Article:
Included in the charter of the Japan Overseas Railway System Association (JORSA) is this statement: the reason for establishing JORSA is to “prevent unfair export transactions, ensure the orderly conduct of export and import transactions, and enhance the common interests of association members, thereby promoting the sound development of export trade, particularly the export of rolling stock.” The wording of these objectives is similar to that of other export associations but today, unlike the situation before and immediately after World War II, it is an everyday occurrence for Japanese enterprises to promote their business overseas. So the objective stated in the charter’s text, “ensure the orderly conduct of export and import transactions,” is no longer relevant.
At the present time, JORSA’s main roles are: handling trade insurance; presenting information overseas; reviewing, collecting and compiling information and information materials; and providing members with information. (These roles are explained in greater detail on other webpages.)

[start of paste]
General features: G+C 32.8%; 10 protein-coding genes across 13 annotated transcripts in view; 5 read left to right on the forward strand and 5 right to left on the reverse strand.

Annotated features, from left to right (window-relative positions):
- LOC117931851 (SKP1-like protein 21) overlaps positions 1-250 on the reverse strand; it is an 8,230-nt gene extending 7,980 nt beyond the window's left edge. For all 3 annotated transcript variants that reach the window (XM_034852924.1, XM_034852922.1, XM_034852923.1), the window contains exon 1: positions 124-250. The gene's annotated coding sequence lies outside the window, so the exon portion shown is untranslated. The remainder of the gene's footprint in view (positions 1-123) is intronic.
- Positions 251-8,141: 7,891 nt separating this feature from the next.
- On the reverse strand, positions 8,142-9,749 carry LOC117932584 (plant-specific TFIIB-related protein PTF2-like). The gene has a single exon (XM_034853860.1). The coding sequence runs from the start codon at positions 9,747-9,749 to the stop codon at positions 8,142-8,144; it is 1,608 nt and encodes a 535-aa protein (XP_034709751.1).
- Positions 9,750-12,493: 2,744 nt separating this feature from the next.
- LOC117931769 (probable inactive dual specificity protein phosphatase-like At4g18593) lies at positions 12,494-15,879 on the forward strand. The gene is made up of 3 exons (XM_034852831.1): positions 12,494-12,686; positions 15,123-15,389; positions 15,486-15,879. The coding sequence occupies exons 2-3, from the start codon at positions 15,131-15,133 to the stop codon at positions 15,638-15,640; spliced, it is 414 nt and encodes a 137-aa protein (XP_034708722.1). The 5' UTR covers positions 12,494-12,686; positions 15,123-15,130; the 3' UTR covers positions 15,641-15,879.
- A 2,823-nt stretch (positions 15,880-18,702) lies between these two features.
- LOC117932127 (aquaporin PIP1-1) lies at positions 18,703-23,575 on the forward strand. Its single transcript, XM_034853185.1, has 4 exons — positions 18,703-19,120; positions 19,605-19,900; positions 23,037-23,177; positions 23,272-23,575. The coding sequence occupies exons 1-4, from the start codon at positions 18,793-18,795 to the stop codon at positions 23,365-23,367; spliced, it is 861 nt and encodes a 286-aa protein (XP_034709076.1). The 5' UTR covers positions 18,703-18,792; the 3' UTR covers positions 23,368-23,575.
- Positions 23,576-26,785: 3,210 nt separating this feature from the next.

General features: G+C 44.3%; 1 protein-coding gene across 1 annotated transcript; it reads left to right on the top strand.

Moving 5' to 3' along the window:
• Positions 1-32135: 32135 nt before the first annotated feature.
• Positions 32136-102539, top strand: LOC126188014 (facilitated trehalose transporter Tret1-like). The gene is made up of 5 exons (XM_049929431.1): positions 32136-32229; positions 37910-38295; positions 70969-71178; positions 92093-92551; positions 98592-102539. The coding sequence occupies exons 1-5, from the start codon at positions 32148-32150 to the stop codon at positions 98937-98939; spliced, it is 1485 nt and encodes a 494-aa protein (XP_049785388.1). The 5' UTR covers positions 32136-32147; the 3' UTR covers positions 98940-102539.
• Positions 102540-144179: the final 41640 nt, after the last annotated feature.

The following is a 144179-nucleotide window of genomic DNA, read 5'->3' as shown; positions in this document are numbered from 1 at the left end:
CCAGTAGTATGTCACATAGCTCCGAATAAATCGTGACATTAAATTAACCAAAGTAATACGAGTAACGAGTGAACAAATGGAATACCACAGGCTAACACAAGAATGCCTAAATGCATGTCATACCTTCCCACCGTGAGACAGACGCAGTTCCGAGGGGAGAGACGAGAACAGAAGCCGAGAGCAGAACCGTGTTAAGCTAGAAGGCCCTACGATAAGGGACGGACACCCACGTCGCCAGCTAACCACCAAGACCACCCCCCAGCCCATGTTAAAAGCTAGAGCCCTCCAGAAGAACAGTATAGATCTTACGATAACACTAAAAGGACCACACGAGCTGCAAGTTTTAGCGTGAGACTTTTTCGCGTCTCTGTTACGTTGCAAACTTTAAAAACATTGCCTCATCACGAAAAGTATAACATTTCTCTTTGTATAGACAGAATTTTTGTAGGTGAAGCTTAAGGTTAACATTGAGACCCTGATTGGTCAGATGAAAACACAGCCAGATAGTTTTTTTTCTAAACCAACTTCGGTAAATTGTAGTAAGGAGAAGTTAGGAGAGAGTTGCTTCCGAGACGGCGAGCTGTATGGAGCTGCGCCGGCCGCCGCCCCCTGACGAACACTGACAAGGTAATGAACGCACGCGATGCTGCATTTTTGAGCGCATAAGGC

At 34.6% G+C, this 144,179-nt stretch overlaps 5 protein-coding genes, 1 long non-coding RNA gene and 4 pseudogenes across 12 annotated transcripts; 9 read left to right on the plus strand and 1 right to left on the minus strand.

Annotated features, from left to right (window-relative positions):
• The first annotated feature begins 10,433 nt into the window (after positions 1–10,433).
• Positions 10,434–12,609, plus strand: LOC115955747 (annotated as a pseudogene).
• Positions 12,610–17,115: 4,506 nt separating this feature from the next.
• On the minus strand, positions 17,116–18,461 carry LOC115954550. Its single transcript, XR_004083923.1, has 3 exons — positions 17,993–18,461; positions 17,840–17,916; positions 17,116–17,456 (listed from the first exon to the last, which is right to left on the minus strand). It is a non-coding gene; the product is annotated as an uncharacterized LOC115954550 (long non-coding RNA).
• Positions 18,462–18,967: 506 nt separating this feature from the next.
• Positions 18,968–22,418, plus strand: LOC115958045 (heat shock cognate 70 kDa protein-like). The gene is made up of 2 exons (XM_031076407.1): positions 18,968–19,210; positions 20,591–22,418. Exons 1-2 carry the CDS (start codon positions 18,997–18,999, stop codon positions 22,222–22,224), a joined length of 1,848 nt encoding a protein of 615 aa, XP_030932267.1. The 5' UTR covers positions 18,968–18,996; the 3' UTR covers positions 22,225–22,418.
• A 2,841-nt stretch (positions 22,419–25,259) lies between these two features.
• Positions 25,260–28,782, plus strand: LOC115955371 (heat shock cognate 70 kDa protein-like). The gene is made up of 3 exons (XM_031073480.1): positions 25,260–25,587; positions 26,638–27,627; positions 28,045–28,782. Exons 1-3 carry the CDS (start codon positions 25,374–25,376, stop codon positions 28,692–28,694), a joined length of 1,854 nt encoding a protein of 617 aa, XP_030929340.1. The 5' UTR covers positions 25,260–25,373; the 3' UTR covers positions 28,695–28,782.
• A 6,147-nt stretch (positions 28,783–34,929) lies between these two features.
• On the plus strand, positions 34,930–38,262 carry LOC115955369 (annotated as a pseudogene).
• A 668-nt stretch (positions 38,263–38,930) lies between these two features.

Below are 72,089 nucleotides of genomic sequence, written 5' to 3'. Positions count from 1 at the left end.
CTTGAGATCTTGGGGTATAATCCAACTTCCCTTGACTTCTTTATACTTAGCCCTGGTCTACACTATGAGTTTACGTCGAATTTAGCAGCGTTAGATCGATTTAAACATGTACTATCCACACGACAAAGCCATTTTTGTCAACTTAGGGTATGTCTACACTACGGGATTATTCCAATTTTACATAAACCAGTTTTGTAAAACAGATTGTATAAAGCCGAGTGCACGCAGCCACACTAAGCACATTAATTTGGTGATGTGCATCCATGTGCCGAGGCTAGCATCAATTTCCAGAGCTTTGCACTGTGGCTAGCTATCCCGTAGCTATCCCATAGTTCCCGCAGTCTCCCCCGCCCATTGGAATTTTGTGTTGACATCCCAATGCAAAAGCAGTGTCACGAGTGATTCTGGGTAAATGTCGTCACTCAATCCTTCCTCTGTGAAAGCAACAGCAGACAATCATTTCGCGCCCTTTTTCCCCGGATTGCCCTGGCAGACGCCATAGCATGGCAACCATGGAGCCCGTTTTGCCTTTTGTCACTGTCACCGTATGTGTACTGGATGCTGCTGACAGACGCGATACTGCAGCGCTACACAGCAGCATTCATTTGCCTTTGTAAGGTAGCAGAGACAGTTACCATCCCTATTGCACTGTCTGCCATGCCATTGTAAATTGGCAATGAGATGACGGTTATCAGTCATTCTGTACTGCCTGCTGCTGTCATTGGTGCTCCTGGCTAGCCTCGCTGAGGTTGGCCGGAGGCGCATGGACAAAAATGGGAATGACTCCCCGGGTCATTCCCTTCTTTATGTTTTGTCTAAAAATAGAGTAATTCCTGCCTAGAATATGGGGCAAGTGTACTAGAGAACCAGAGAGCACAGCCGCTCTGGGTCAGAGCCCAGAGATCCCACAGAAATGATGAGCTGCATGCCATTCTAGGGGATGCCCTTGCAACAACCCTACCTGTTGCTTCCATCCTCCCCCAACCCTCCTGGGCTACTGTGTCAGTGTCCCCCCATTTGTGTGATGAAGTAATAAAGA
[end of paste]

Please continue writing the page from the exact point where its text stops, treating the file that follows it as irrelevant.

The development of railways has benefited from the four advantages rail transport offers: large volume capacity, safety, punctual services, and speed. During their development, railways have either competed with other transportation modes (primarily motor vehicles, aircraft and ships), or worked in conjunction with them. Because of the recent drive to protect the global environment and conserve energy, trains are now ranked as a vitally important transportation mode.
Because of all of these factors, much is expected of JORSA, and we are continuing to strengthen the foundation on which we promote Japan’s railway-related business overseas.
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